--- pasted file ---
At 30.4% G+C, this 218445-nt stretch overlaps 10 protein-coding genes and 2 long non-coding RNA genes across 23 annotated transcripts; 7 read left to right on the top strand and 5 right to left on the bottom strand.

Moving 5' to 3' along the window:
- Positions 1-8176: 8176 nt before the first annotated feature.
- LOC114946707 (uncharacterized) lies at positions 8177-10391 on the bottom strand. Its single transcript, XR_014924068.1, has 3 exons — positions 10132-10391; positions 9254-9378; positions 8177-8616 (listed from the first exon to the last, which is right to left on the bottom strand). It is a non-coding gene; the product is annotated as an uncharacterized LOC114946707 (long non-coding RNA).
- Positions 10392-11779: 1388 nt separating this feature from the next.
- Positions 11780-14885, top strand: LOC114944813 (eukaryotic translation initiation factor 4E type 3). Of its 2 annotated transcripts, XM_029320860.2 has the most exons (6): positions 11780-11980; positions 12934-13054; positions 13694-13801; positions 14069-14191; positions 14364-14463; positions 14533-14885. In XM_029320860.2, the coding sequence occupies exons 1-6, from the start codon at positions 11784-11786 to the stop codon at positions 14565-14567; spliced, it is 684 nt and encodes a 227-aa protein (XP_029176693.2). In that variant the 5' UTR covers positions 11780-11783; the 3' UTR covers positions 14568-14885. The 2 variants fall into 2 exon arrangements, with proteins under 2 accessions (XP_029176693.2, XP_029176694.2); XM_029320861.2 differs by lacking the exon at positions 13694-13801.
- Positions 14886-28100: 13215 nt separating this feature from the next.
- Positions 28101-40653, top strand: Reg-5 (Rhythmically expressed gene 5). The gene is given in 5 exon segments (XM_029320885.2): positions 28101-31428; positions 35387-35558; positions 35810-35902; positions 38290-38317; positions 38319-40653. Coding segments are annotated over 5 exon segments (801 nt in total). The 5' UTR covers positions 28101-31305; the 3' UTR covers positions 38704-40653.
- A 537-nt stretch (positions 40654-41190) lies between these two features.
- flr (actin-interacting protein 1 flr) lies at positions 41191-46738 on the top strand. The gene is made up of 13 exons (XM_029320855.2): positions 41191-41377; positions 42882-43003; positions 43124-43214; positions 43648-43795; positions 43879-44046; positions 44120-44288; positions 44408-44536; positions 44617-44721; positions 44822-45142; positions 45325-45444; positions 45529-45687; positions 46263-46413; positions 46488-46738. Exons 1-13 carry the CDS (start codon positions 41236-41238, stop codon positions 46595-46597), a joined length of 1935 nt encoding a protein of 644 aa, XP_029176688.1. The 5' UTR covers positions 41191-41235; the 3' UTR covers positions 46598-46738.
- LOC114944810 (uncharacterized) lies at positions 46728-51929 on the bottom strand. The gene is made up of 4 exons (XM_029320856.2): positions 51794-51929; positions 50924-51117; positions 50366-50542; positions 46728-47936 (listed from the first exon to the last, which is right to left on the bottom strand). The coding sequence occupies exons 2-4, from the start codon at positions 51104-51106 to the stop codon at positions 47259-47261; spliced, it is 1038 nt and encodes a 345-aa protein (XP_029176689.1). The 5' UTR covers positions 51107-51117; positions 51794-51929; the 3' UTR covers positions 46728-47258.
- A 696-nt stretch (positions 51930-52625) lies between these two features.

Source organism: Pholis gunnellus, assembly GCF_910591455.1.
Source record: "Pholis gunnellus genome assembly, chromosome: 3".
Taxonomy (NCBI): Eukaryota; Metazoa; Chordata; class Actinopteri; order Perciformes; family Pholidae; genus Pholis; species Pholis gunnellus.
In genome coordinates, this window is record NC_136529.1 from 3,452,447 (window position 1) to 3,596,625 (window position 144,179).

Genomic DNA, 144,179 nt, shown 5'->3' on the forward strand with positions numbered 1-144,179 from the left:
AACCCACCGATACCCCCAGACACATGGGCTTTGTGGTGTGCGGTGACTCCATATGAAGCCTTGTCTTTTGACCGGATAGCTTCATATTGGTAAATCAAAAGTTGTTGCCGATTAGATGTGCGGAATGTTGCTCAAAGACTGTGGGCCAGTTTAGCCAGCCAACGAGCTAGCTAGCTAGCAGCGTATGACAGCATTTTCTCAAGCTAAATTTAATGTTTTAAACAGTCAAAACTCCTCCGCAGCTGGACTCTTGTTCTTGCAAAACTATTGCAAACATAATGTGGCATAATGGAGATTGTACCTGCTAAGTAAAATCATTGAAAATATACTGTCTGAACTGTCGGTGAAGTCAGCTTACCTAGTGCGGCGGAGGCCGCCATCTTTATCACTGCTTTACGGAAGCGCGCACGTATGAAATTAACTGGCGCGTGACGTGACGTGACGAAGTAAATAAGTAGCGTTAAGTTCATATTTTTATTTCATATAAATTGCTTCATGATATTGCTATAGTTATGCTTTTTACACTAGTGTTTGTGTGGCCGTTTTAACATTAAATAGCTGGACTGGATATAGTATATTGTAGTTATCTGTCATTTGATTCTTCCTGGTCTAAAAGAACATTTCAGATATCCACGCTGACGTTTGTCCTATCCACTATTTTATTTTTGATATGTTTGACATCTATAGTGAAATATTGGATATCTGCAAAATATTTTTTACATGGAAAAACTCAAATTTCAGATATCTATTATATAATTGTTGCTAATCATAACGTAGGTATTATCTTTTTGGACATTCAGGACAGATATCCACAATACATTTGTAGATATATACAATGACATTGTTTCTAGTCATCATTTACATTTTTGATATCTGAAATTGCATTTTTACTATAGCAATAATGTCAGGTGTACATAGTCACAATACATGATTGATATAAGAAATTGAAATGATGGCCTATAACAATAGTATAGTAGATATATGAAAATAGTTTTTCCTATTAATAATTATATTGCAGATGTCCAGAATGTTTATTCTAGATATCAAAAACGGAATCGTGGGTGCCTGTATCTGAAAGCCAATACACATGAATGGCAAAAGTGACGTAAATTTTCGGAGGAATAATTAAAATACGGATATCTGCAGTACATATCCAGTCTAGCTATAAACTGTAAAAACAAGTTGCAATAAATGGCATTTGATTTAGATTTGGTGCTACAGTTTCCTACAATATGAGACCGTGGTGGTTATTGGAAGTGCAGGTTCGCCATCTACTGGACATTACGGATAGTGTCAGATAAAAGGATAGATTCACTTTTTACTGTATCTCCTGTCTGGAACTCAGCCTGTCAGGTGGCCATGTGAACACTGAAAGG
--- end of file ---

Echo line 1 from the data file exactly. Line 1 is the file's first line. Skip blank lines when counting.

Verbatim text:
At 30.4% G+C, this 218445-nt stretch overlaps 10 protein-coding genes and 2 long non-coding RNA genes across 23 annotated transcripts; 7 read left to right on the top strand and 5 right to left on the bottom strand.